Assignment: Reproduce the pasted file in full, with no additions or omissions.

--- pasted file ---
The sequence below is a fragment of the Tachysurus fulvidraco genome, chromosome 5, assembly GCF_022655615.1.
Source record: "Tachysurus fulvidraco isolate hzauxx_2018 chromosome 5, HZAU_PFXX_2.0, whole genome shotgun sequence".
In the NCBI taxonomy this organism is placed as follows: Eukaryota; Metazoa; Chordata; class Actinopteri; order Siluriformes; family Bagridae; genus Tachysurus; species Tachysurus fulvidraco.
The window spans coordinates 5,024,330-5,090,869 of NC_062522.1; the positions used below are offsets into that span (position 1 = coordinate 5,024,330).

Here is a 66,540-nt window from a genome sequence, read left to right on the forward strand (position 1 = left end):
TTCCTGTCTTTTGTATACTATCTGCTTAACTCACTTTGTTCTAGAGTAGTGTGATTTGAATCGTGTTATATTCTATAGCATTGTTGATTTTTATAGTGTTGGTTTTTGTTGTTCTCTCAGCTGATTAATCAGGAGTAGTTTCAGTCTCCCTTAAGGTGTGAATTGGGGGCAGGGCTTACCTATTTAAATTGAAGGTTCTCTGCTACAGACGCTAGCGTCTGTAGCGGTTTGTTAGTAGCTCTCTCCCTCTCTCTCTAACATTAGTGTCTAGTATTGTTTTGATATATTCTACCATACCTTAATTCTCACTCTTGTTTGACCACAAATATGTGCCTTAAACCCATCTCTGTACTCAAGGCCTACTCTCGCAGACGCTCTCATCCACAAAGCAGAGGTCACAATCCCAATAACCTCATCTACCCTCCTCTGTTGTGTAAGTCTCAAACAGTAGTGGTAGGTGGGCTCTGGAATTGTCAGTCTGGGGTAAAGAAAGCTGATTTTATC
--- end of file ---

The sequence below is a fragment of the Tachysurus fulvidraco genome, chromosome 5, assembly GCF_022655615.1.
Source record: "Tachysurus fulvidraco isolate hzauxx_2018 chromosome 5, HZAU_PFXX_2.0, whole genome shotgun sequence".
In the NCBI taxonomy this organism is placed as follows: Eukaryota; Metazoa; Chordata; class Actinopteri; order Siluriformes; family Bagridae; genus Tachysurus; species Tachysurus fulvidraco.
The window spans coordinates 5,024,330-5,090,869 of NC_062522.1; the positions used below are offsets into that span (position 1 = coordinate 5,024,330).

Here is a 66,540-nt window from a genome sequence, read left to right on the forward strand (position 1 = left end):
TTCCTGTCTTTTGTATACTATCTGCTTAACTCACTTTGTTCTAGAGTAGTGTGATTTGAATCGTGTTATATTCTATAGCATTGTTGATTTTTATAGTGTTGGTTTTTGTTGTTCTCTCAGCTGATTAATCAGGAGTAGTTTCAGTCTCCCTTAAGGTGTGAATTGGGGGCAGGGCTTACCTATTTAAATTGAAGGTTCTCTGCTACAGACGCTAGCGTCTGTAGCGGTTTGTTAGTAGCTCTCTCCCTCTCTCTCTAACATTAGTGTCTAGTATTGTTTTGATATATTCTACCATACCTTAATTCTCACTCTTGTTTGACCACAAATATGTGCCTTAAACCCATCTCTGTACTCAAGGCCTACTCTCGCAGACGCTCTCATCCACAAAGCAGAGGTCACAATCCCAATAACCTCATCTACCCTCCTCTGTTGTGTAAGTCTCAAACAGTAGTGGTAGGTGGGCTCTGGAATTGTCAGTCTGGGGTAAAGAAAGCTGATTTTATC